Nichola C. Garbett, Ph.D.

Education:

B.Sc. (Hons.), Chemistry, University of Kent at Canterbury, Canterbury, England, 1996
Ph.D., Chemistry, University of Kent at Canterbury, Canterbury, England, 2000
Postdoctoral Fellowship, University of Mississippi Medical Center, Jackson MS, 2001
Postdoctoral Fellowship, University of Mississippi, Oxford MS, 2003
Postdoctoral Fellowship, University of Alabama at Birmingham, Birmingham AL, 2004
Postdoctoral Fellowship, University of Louisville, Louisville KY, 2007

Curriculum Vitae

Current Positions:

Assistant Professor, Department of Medicine, University of Louisville School of Medicine
Member, James Graham Brown Cancer Center
Assistant Director, Biophysical Core Facility, James Graham Brown Cancer Center
Associate Member, Department of Biochemistry, University of Louisville School of Medicine

Contact Information:

Clinical Translational Research Building, Room 206
University of Louisville
505 Hancock St.
Louisville, KY 40202, USA
Phone 502-852-3479
Fax 502-852-7979
Email: nichola.garbett@louisville.edu

Research Description:

Dr. Garbett applies biophysical approaches to the study of biomolecules and their interactions, with particular emphasis on the development of new technologies for medical diagnostics and drug development.  She is a co-inventor (with Brown Cancer Center faculty Drs. Jonathan B. Chaires and A. Bennett Jenson) of a novel, non-invasive diagnostic tool utilizing differential scanning calorimetry for early detection, diagnosis and monitoring of patients.  Her research is also focused on the characterization of plasma protein drug binding and the development of an integrated approach for preclinical testing of distribution and dosing profiles of therapeutic drugs.  The long term goals of these studies are to develop novel biomedical technologies for patient assessment and treatment that will directly impact the clinical care of patients.  Dr. Garbett’s research is funded by grants from the National Institutes of Health, the Bay Area Lyme Foundation and the University of Louisville School of Medicine.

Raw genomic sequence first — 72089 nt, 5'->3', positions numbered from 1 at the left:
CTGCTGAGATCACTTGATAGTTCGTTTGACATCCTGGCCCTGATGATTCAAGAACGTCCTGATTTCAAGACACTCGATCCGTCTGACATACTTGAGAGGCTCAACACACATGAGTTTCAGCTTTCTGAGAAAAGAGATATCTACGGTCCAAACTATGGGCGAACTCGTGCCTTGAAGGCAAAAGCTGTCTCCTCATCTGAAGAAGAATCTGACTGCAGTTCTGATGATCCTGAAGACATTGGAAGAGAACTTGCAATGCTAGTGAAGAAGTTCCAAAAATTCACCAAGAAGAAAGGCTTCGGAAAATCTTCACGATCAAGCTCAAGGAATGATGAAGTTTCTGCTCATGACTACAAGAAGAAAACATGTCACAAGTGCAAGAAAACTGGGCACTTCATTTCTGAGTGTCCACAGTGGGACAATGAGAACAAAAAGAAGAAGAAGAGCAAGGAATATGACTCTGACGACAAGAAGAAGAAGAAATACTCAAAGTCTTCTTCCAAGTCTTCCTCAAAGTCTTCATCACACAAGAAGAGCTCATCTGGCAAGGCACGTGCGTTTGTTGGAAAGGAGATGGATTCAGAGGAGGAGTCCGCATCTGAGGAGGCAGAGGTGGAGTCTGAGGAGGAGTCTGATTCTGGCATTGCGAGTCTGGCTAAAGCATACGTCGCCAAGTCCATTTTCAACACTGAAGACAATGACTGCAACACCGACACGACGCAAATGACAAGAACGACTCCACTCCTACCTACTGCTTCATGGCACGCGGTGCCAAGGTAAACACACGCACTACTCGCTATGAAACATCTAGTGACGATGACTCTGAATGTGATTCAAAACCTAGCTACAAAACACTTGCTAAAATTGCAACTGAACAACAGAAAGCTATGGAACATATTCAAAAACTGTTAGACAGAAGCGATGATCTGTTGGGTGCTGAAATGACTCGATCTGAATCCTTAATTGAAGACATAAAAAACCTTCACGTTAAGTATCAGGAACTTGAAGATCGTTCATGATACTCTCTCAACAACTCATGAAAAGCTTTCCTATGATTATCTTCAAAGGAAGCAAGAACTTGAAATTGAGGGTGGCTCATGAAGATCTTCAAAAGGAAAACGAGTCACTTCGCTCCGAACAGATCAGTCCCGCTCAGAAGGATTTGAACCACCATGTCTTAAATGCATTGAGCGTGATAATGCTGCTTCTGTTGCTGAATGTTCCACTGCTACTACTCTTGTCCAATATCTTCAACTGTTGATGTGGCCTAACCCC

Project 1: Characterization of Biofluid Proteomes and Interactomes for Disease Diagnostics and Patient Monitoring

DSC analysis of biofluids has been developed in our lab to provide a new and complementary approach for disease detection and monitoring that has led to four pending patent applications and could ultimately have a major impact as a novel diagnostic modality.  For some diseases, current clinical methods for disease detection are limited in accuracy, specificity, cost and/or radiation burden.  Direct analysis of small volumes of biofluids using DSC yields profiles sensitive to proteomic changes associated with disease pathology and therapeutic response. Our recent PLOS ONE publication received international press coverage for the potential role of DSC analysis in cervical cancer diagnosis.  Current focus is on the development of the technology for monitoring of recurrence and therapeutic response in melanoma patients, in collaboration with Drs. Jason A. Chesney and Donald M. Miller at the Brown Cancer Center.  We are coupling our clinical results with basic science studies of DSC profile modulations.  This has opened up new areas of investigation in disease proteomics.  This represents a paradigm shift in proteome research where the emphasis of much past and current research has been largely focused on an examination of changes in the low abundance peptide population, the peptidome, which can be correlated with disease development.  Our approaches are based on applying DSC to the analysis of different biofluid populations, the high abundance proteome and its interactions, the interactome.  We are also focused on comprehensive proteomic and lipidomic analysis to provide additional characterization of disease biology.  Our novel approach to the characterization of the patient plasma samples will provide additional understanding of the molecular processes associated with disease development and a new blood-based technology for the early assessment of disease and treatment response.

Project 2: Assessment of Blood Plasma Drug Interactions of Therapeutic Agents